With 116 documented caves including the world-famous Carlsbad Cavern and Lechuguilla Cave at over 125 miles in length, Carlsbad Caverns National Park deserves its international reputation. Approximately 250 million years ago, a reef grew on the edge of an ancient sea. Much later this area was raised up through mountain-building processes, and the limestones and dolomites in the now-uplifted reef fractured, allowing rainwater from above to begin the process of forming caves. At the same time, hydrogen sulfide from oil and gas deposits below the area began moving upward, intersecting the water table and forming a mild sulfuric acid that carved out the large rooms and passages we see today. As the mountain-building processes continued, the large rooms and passages eventually drained of water and elaborate speleothems or formations began to form in the caves.
The landscape above ground is just as rugged and dramatic, with steep, rocky ridges and craggy canyons. Elevations range from 3,600 feet to 6,350 feet. At the northern edge of the vast Chihuahuan Desert and western edge of the Great Plains, the park’s biodiversity is quite high. The species lists so far include at least 950 plants, 357 birds, 55 reptiles and amphibians, and 67 mammals. The mammals include a main attraction – an astounding colony of hundreds of thousands of Brazilian free-tailed bats who live in the Cavern from spring through fall, emerging in a cloud at dusk for their nightly feeding. In fact, the park has documented 17 different species of bats using its various habitats.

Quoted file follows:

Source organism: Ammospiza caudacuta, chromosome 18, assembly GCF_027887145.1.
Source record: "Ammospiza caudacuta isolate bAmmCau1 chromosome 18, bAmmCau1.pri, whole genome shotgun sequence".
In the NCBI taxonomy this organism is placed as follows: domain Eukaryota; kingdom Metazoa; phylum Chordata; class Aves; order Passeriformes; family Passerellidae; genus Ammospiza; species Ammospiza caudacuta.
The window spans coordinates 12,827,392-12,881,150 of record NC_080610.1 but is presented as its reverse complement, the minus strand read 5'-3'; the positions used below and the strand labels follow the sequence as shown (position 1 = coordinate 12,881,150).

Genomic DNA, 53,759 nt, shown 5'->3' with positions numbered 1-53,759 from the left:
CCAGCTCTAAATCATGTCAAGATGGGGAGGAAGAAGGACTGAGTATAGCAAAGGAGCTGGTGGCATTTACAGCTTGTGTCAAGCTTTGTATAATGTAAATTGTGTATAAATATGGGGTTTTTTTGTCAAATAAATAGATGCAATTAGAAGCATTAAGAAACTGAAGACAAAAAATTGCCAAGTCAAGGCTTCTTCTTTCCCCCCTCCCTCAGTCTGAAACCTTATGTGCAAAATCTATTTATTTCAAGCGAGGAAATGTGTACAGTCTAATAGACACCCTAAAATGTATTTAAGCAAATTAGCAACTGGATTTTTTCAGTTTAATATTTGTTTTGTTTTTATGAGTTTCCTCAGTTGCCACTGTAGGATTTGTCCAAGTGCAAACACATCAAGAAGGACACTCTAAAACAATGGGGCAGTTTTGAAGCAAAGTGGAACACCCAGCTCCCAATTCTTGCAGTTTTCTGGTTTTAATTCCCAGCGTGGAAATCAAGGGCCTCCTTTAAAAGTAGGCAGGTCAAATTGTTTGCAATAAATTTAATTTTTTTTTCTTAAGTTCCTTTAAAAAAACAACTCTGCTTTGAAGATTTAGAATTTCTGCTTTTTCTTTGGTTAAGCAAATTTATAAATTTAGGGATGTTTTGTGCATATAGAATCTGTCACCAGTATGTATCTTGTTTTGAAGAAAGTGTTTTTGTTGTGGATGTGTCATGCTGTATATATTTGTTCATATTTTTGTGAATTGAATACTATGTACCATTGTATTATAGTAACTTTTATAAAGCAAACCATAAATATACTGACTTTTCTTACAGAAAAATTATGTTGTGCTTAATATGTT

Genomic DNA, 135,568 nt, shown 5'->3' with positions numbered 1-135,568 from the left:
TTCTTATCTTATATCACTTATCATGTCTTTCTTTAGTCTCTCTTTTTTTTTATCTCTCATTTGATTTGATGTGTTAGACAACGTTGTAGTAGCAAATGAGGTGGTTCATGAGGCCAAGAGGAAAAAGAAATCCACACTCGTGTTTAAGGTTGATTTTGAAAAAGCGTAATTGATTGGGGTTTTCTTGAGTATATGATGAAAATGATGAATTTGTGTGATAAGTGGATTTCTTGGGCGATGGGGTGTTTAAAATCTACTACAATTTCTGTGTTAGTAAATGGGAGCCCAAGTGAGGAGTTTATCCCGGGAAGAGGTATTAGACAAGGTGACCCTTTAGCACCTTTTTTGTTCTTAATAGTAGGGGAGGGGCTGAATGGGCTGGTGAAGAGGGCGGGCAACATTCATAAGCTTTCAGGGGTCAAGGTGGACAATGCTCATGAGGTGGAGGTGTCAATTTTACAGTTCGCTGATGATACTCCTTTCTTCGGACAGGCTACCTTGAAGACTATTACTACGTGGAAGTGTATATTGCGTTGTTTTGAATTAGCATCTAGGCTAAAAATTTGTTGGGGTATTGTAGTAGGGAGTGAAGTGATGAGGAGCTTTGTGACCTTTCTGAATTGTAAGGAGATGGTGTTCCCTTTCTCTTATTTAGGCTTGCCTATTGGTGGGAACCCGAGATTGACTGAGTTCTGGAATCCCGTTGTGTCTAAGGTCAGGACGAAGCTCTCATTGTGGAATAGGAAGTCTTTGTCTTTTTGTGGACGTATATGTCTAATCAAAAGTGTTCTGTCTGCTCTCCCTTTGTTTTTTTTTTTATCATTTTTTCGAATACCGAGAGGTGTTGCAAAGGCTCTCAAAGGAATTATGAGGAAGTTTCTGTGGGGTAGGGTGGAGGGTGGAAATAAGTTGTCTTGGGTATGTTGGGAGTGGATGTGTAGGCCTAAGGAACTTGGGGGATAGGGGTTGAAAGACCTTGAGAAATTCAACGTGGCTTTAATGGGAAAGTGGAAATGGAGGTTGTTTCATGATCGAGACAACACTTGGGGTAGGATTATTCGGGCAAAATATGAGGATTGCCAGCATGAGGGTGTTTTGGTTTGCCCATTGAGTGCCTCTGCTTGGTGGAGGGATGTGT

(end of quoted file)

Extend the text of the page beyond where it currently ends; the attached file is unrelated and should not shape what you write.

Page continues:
Caves found within the wilderness areas of the park are managed as wilderness. Almost three-fourths of the park is designated wilderness. Trails provide foot access. The park has about 43 miles of hiking trails, of which about 25 miles are in wilderness. In addition, the 12-mile-long Guadalupe Ridge Trail (an abandoned dirt road) follows the edge of the wilderness to the northwest.
Leave No Trace
How to follow the seven standard Leave No Trace principles differs in different parts of the country (desert vs. Rocky Mountains). Click on any of the principles listed below to learn more about how they apply in the Carlsbad Caverns Wilderness.
Carlsbad Caverns National Park is in southeastern New Mexico, about 150 miles east of El Paso, Texas. Wilderness makes up much of the park (71 percent), excluding the eastern end, the mouth of Slaughter Canyon, and the area northwest of the Guadalupe Ridge Trail. The visitor center is reached via the 7-mile entrance road west of Whites City off U.S. Hwy. 62/180. Near the park visitor center, the Desert Scenic Loop Drive (9 miles of graded gravel) provides access to wilderness trails in Rattlesnake Canyon and Juniper Ridge, as well as to the Guadalupe Ridge Trail. The Slaughter Canyon and Yucca Mesa trails are accessed via roads south of the park. The remote and faint Ussery Trail in the southwest corner of the park is best accessed from the west through the Lincoln National Forest.